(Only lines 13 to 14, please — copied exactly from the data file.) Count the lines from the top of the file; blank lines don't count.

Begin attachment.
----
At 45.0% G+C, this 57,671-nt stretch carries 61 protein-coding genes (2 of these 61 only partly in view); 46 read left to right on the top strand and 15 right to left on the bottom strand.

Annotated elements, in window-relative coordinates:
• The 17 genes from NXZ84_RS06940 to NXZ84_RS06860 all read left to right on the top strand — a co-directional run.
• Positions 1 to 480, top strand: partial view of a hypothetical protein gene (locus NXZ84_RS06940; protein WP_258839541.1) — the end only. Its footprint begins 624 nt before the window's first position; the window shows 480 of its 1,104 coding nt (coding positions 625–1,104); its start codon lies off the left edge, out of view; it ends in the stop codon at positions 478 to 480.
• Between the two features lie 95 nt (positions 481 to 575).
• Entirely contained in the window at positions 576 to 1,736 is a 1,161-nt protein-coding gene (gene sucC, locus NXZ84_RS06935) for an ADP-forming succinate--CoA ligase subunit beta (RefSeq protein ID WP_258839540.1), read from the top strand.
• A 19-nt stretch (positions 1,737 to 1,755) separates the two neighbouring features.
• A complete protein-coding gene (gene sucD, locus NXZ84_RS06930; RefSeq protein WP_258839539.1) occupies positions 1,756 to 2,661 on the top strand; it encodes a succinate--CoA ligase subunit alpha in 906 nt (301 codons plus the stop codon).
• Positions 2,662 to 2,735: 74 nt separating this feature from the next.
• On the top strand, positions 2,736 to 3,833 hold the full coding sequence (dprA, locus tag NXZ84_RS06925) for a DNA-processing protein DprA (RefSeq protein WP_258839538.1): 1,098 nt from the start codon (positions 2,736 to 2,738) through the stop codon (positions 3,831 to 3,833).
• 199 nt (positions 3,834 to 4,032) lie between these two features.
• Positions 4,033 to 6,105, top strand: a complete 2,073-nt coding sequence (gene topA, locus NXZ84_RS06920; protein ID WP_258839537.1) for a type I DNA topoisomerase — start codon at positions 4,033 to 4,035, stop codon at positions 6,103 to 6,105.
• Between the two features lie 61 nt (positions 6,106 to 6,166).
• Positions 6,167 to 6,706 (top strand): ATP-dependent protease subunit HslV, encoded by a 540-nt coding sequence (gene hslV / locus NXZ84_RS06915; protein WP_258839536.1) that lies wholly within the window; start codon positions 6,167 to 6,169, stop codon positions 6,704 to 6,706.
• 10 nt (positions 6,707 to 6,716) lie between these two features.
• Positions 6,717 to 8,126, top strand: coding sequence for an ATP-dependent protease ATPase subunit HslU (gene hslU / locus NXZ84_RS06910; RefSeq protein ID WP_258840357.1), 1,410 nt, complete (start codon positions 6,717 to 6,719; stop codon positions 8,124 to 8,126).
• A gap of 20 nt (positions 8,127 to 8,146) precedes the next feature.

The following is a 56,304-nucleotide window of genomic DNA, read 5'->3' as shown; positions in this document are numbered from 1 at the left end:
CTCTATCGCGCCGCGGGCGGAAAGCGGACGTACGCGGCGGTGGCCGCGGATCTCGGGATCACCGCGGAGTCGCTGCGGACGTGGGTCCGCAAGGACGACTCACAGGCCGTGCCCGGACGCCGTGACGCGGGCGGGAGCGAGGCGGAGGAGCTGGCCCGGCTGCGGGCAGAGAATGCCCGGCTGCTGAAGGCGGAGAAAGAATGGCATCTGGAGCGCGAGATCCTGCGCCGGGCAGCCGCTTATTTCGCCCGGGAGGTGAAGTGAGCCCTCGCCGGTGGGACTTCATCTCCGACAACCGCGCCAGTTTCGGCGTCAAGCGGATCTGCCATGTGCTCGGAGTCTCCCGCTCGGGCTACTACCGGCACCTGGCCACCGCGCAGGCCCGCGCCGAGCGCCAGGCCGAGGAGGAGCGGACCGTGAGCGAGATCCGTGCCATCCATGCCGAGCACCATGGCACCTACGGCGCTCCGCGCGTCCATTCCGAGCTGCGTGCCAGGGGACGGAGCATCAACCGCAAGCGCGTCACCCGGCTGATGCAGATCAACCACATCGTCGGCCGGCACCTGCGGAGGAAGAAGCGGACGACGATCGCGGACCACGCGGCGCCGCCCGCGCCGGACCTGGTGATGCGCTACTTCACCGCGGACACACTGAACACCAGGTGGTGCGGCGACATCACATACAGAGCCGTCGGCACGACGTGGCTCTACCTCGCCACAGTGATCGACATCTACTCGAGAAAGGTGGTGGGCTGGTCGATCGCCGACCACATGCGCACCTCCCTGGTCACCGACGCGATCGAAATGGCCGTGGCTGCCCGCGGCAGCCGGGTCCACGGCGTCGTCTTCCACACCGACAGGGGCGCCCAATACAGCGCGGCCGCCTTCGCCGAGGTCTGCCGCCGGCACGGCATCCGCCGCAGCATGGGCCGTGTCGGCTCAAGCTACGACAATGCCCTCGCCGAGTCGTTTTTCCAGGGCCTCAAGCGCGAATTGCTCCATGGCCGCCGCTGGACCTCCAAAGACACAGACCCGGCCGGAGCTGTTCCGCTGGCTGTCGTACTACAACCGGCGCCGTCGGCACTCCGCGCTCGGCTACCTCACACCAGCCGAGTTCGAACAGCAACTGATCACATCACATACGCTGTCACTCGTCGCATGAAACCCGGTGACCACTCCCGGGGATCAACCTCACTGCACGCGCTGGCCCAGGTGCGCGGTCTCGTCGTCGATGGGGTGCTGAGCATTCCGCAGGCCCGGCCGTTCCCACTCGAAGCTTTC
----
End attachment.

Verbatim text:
• Between the two features lie 61 nt (positions 6,106 to 6,166).
• Positions 6,167 to 6,706 (top strand): ATP-dependent protease subunit HslV, encoded by a 540-nt coding sequence (gene hslV / locus NXZ84_RS06915; protein WP_258839536.1) that lies wholly within the window; start codon positions 6,167 to 6,169, stop codon positions 6,704 to 6,706.